I'm in the middle of reading Dead End Dating by Kimberly Raye. It's as light and airy as a good soufflé, and just about as filling. But one needs a good dessert every now and then, and I'm enjoying this sweet diversion. Ms. Raye has created an interesting world. One's outward appearance and social and economic status can be trumped by one's ability to procreate; male and female desirability is rated according to their fertility. This matrix would’ve put me at the edge of the dating pool. But because I wasn’t born a vampire, it doesn't matter. Of course, I'm not a made vampire either, or even a werevamp, so I don't fit into Ms. Raye's world at all, more's the pity. But here's the thing about the world of Dead End Dating (DED): it's just like ours, except that it includes creatures of the night. Which allows me to think about eternity in terms I can understand—and which make me shudder. In the novel, our protagonist, Lil, must deal with parental expectations, financial realities, adult responsibilities, family obligations and the stigma of being single. Lil tries to buck the system by remaining aggressively unattached and attempting to make her own way in the world through innovative entrepreneurship. But her choice of commerce belies the militancy of her stance concerning the need for a life partner—which in this world is called—frighteningly—an "eternity mate." Lil runs a dating service for lonely heart vampires. Yup. She's a vampire Yenta (for those of you who don't speak Yiddish, that means "matchmaker"--like the one in Fiddler on the Roof). Just what the vampire world needed.
And while this novel indulges my taste for escapist fiction— it's certainly doing the trick of distracting me from my errant children (who are grounded this week and banned from their electronic devices, including phones) and the confounding dashboard on my new car (which I had to get because I totaled my old car last week—don't ask), there is an unsettling undercurrent pulling me toward dangerous waters as I metaphorically turn the pages on my Kindle.
The problem is a mixed message on a number of different levels. In the born vampire world of DED, there is no such thing as love, and finding an eternity mate is all about propagating the species. Individuals with the best chance of making baby vampires are supposed to get together and take – or make as the case may be –one for the team. Very clinical. And yet, apparently, these practical pairings are expected to go the distance—which in this case can last hundreds of years, if not more.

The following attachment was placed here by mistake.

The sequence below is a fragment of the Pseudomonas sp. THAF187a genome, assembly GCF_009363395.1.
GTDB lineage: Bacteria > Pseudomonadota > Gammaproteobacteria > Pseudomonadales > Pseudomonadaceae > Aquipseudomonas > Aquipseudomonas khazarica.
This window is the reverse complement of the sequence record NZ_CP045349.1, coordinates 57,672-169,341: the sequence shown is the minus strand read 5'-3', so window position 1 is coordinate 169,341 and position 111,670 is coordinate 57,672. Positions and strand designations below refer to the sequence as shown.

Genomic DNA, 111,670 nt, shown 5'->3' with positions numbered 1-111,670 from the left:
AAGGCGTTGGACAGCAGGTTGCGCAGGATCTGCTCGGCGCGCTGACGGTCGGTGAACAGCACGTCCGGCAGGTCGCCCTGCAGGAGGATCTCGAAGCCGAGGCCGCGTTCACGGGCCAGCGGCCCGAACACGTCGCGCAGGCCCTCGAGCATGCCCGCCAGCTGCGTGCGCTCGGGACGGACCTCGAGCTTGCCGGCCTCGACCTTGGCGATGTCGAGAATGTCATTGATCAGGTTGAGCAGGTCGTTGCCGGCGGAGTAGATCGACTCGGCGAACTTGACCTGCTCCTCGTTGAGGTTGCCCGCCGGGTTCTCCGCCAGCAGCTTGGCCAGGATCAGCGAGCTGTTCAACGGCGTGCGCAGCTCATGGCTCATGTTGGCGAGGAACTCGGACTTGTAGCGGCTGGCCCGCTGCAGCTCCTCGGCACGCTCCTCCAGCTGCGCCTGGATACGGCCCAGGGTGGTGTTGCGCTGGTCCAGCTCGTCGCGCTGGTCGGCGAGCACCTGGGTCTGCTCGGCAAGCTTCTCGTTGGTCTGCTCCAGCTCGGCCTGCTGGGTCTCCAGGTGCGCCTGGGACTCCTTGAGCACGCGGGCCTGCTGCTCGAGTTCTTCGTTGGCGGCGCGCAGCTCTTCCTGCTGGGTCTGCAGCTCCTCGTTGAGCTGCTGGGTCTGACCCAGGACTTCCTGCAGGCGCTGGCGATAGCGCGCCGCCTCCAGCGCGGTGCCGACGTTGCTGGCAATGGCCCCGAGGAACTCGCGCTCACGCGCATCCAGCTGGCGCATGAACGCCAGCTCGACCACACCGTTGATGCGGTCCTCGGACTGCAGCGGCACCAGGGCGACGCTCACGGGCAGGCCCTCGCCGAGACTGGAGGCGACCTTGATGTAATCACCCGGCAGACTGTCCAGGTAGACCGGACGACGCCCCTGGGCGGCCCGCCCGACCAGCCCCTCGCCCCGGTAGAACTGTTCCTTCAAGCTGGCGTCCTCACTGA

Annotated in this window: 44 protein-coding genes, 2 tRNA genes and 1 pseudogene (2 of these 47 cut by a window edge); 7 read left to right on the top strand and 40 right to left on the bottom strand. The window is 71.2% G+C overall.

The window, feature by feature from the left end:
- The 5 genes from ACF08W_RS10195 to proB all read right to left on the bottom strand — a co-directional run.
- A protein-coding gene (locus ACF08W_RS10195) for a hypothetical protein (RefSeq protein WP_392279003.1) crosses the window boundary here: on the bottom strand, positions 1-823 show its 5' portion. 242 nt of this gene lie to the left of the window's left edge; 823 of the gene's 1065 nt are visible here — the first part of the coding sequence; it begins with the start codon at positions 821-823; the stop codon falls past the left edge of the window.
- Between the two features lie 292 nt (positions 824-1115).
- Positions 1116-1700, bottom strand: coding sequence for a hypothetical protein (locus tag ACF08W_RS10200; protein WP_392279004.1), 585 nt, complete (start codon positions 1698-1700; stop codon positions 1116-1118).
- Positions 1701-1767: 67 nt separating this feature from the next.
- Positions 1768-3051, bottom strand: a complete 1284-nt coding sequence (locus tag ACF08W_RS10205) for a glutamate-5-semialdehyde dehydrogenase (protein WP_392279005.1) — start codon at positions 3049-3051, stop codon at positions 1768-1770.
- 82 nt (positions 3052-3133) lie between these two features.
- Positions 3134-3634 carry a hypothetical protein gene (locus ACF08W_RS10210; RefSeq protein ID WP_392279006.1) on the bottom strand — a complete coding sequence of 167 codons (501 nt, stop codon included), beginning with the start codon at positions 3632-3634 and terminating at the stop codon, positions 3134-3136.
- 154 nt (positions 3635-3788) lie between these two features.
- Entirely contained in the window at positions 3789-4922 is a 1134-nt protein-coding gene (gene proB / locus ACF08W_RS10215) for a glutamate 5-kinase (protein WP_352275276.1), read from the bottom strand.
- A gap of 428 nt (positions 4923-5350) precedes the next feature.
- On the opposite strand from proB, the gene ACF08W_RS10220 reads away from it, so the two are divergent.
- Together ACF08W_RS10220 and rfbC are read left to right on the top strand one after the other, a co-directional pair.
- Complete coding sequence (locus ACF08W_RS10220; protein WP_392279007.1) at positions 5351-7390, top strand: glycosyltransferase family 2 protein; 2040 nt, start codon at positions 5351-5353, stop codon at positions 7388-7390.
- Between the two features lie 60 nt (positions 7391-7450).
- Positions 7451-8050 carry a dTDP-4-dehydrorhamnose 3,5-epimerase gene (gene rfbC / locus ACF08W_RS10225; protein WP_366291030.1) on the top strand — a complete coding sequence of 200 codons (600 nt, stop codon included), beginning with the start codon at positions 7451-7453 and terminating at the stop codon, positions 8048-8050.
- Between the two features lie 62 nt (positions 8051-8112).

Contrast that with Lil's perspective, which is a little paradoxical. She claims to be a modern vamp—who happens to be 500 years old. She is a ‘fish and bicycle’ kinda gal. But, simultaneously, she's holding out for true love—fertility ratings be damned. And, her clients are the antithesis of her claim that women need a man as much as fish need bicycles.
So which is it? Do women need men or not? Should we hold out for true love or settle for compatibility? This is not a facetious question—there is a lot to be said for compatibility especially over the long, long haul. Everyone always says passion fades—but a similar approach to neatness, eating, sleeping, money and sex, among other things, makes a lifetime together pleasant as well as pleasurable. In the DED world, compatibility is gauged in terms of fecundity and virility, but it presents a good thought exercise for our world nonetheless.
Seems to me that the answer is simple—which doesn't make acting on it easy. Women don't need men to be complete their lives. There is no shame or tragedy in being single—particularly when it is by choice and not circumstance. We women can bring home the bacon, fry it up in a pan and never forget that we don't need a man (isn't that how it goes? No, well maybe it should). And for those of us who choose men with whom we had passion but not lasting love, that's okay too. Passion is fun and life affirming. Which is awesome and not everyone gets to experience such passion.
In the same way, some of us choose a more steady, less exciting path. Also an excellent choice, and many of these pairings are able to run the marathon and not just the sprint because of the even keel of both boats (yes, I'm shamelessly mixing metaphors, I know). Again, not everyone gets to make this choice, and not all of us would choose it, given the chance.
Some of us, among those who desire to partner for life, are lucky enough to have it all—passion and compatibility. Lucky us. But from where I'm sitting, this is not an everyday occurrence, and should not be expected. Because while most of us grow up thinking we will eventually marry and perhaps reproduce, some of us come to believe that the idea of an eternity mate inspires thoughts of Meatloaf. Not the dinner entree, but the musician who sings "Paradise by the Dashboard Light." Poor Meatloaf is praying for the end of time, so he can end his time with his mate. Eternity can feel like forever, especially with the wrong partner.
Let’s hope Lil does her job well, even if not for herself. Because in her world, the dashboard light is on for an awfully long time – as is the one in my new car… which I hope to have figured out how to turn off shortly.